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ICRS and signal management in Pharmacovigilance

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Published - 28.Jan.2016
Signal detection

Usually, signals are detected when assessing and reviewing individual case safety reports (ICSR) in an individual or cumulative way. In relation to this, the signal management process can be viewed as a set of activities the primary goal of which is to determine whether, based on an examination of ICSRs (including combined data from active surveillance systems or studies, literature information or other data sources) there are new hazards associated with an active medicinal product or whether already discovered and known risks have altered.

The signal management process covers several steps – detection, validation, confirmation, analysis and prioritisation, assessment and recommendation for action.

  • Signal detection – it contains a mixture of statistical methods and review of individual case safety reports, as well as any relevant source of information
  • Signal validation – this is the process which encompasses evaluation of the data that supports the detected signal. This evaluation is carried out in order to verify that the available documentation involves accurate and enough evidence demonstrating the existence of a new potentially causal association or a new aspect of an already known association, and respectively advocates and explains any additional and future analysis. During this step of the signal management, the appointed personnel should take into account the clinical importance of the signal, its previous awareness, the biological and temporal plausibility and any relevant sources of information supporting the association. Signals validated by the European Medicines Agency (EMA) or Member States are entered in the European Pharmacovigilance Issues Tracking Tool (EPITT).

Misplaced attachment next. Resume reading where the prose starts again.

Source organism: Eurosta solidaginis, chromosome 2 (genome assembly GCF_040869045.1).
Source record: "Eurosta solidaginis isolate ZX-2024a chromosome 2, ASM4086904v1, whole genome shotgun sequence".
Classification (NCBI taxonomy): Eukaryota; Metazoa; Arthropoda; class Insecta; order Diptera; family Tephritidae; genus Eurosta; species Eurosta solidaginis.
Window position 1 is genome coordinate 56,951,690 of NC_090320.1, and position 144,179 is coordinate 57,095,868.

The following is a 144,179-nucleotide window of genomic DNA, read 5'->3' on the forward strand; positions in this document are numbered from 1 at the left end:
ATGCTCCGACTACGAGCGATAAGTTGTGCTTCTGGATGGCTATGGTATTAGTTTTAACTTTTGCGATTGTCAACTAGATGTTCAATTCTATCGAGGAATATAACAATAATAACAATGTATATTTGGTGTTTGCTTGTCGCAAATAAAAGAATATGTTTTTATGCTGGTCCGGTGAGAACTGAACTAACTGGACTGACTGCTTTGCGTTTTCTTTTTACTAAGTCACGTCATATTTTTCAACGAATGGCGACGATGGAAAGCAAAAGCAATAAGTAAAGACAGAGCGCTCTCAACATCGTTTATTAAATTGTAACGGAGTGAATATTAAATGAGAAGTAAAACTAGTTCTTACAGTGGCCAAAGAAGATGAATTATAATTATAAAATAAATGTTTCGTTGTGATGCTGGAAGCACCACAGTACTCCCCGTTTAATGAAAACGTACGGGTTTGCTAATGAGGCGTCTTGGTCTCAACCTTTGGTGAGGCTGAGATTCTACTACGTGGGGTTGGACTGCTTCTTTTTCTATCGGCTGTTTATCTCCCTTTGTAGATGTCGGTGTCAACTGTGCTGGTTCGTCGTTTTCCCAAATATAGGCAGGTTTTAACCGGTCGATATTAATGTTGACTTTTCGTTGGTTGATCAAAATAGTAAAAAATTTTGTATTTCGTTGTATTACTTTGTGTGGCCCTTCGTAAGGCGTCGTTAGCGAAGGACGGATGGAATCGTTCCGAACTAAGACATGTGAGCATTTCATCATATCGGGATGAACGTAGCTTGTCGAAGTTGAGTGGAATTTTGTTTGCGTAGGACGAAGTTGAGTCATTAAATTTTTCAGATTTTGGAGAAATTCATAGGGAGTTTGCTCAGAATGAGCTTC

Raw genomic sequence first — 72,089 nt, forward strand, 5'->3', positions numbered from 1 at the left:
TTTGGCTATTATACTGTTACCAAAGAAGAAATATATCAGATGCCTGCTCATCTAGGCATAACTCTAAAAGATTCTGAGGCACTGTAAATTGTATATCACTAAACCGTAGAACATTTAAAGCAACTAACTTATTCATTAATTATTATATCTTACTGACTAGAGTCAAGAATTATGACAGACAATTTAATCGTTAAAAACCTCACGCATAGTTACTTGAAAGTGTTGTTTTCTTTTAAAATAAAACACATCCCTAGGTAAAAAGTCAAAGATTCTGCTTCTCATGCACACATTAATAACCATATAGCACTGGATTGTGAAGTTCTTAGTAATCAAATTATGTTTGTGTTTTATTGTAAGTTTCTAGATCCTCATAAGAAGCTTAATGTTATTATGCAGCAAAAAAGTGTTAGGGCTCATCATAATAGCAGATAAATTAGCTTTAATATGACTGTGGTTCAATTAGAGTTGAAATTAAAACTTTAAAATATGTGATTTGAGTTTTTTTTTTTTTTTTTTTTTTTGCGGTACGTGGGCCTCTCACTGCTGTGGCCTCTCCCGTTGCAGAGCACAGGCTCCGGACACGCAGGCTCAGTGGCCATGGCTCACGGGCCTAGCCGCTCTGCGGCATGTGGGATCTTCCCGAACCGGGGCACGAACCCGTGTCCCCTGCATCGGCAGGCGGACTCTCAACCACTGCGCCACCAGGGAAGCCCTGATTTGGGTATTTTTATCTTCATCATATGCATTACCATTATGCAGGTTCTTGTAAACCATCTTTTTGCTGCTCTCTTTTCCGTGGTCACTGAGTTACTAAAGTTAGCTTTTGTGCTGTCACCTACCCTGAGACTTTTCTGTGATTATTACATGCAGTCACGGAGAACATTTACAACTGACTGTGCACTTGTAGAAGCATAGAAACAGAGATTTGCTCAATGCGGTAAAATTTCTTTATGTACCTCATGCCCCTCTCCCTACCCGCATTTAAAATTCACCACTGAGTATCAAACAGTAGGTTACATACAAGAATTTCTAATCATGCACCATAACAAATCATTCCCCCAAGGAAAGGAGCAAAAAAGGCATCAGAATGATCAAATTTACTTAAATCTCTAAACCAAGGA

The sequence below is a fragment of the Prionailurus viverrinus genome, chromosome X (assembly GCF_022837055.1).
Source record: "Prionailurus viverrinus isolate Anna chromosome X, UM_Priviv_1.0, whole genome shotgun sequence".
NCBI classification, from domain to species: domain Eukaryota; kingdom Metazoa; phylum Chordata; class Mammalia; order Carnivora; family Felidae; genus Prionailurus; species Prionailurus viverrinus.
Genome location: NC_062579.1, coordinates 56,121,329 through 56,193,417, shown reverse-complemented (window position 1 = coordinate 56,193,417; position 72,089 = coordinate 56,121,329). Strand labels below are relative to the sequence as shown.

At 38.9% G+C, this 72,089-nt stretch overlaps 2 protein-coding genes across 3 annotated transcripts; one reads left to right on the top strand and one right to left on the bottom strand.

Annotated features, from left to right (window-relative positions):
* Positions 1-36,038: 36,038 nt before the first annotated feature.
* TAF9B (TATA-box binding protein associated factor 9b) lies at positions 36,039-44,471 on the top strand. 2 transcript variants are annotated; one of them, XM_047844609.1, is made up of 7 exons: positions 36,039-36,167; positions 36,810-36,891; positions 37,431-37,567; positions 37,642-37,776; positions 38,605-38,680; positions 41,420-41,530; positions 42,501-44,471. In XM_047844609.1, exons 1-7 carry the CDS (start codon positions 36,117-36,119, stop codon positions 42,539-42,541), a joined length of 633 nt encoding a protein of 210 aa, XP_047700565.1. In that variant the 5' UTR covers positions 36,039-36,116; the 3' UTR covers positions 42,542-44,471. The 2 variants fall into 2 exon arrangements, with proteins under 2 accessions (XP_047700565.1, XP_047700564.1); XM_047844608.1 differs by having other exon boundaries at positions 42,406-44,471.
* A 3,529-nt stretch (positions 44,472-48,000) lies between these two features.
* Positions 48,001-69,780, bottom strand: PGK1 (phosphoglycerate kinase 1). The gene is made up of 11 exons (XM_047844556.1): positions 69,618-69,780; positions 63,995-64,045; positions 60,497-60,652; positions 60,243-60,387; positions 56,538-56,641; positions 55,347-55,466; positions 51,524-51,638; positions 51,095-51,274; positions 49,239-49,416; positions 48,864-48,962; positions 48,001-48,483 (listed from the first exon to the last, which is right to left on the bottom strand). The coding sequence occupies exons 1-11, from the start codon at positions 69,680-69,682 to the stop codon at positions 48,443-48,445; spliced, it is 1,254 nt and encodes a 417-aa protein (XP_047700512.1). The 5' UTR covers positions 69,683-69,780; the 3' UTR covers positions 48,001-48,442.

• Signal confirmation – it is a procedure that includes communication via EPITT (within a strict timeframe of 30 days of its receipt by the PRAC Rapporteur or the lead Member State) confirming that the validated signal is supposed be analysed and prioritised by the PRAC.
  • Signal analysis and prioritisation –this phase focuses on the potential effect of the signal on the benefit-risk profile of medicinal products. The prioritisation points out the deadline for submission and assessment of data.
  • Signal assessment – it stands for the scientific evaluation of the available evidence (including additional data from MAHs when applicable and necessary). Once the signal is assessed (evaluated) and prioritised as “confirmed”, additional information must be collected in order to perform further signal evaluation.

Here it is crucial to underline that every signal which has been “confirmed” is assessed in terms of the following criteria or aspects:

– Causality 

– Frequency 

– Clinical implications 

– Preventability 

 Furthermore, taking into consideration the suspected signal’s evaluation outcome, one may choose to elevate it to the status of either “potential” or “identified risk”.

 This signal evaluation process is intimately tied to risk identification and may result into the feeding of the signal into the risk mitigation/management planning processes at your company. 

If you are interested in the topic of  Signal Detection, you may like to view our Pharmacovigilance Advanced training.


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